While every custody case is unique, there are common scenarios that arise. The following examples illustrate what could happen during your child custody mediation.
Don’t act angry. Instead, speak about your concerns for your kids.
One Parent Begins Speaking, While the Other Listens Defensively
Let’s say you are in the middle of answering a question asked by the mediator when your former spouse starts to act fearful by sitting up right with an anxious expression. If the mediator notices this, he or she may perceive the body language as indicative of an intimidating relationship outside of the mediation. Or the mediator could look at the behavior as melodramatic. It all depends on the situation. Either way, it’s best that you remain passive and ignore the demeanor of the other party.
If you jump in and dominate the discussion or display aggressive body language, you might come off like a bully. When you are too dominant you lose your advantage. Don’t act angry. Instead, speak about your concerns for your kids. Speak softly and control your body language.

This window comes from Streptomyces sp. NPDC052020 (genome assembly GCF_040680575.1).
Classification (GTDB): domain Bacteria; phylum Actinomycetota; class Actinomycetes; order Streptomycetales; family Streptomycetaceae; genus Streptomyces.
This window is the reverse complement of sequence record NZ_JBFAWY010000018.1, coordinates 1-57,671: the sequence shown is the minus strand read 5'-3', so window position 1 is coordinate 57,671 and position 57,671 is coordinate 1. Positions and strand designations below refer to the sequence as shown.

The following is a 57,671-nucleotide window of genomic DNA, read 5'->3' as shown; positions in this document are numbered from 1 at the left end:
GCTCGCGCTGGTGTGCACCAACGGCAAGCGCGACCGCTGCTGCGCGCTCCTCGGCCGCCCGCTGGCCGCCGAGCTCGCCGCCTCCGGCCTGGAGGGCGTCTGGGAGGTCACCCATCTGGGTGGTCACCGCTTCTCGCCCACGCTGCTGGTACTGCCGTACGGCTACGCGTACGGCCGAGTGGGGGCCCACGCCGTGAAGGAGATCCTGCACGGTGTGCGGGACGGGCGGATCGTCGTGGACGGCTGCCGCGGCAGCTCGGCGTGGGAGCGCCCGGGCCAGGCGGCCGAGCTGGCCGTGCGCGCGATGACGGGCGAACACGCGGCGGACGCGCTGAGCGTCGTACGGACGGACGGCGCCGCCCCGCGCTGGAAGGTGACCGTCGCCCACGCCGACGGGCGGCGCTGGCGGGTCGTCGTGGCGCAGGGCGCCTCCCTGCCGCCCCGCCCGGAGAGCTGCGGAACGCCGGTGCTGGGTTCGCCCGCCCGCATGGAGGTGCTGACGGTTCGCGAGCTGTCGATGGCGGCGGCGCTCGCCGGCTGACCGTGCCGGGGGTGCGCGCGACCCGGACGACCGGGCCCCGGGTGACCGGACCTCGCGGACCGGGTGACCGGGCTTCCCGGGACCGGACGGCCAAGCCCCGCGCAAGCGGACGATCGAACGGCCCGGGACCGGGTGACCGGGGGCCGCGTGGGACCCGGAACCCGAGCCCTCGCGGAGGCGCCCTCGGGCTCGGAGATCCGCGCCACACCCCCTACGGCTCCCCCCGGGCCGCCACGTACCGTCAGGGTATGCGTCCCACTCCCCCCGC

One Parent Begins Speaking and the Other Interrupts
In this situation, you have the choice to stop talking or keep going. If you choose to stop talking, subtly indicate with your eyes and facial expression that you aren’t pleased, but that you are willing to let the other party vent. Do not engage in a back and forth conversation here. Simply let the mediator control the conversation. Wait until you are asked to finish the sentence you started.
If you choose to continue speaking while being interrupted, keep looking at the mediator and don’t raise your voice. It’s up to the mediator to ask the other parent to wait for their turn to speak. Whatever strategy you choose, don’t ask the other parent to stop talking; let the mediator handle that.
If you are the one listening and you feel compelled to clarify a fact, do not interrupt. This is discourteous behavior and makes you look controlling. Instead, use tactful grimaces and body language to show your disagreement.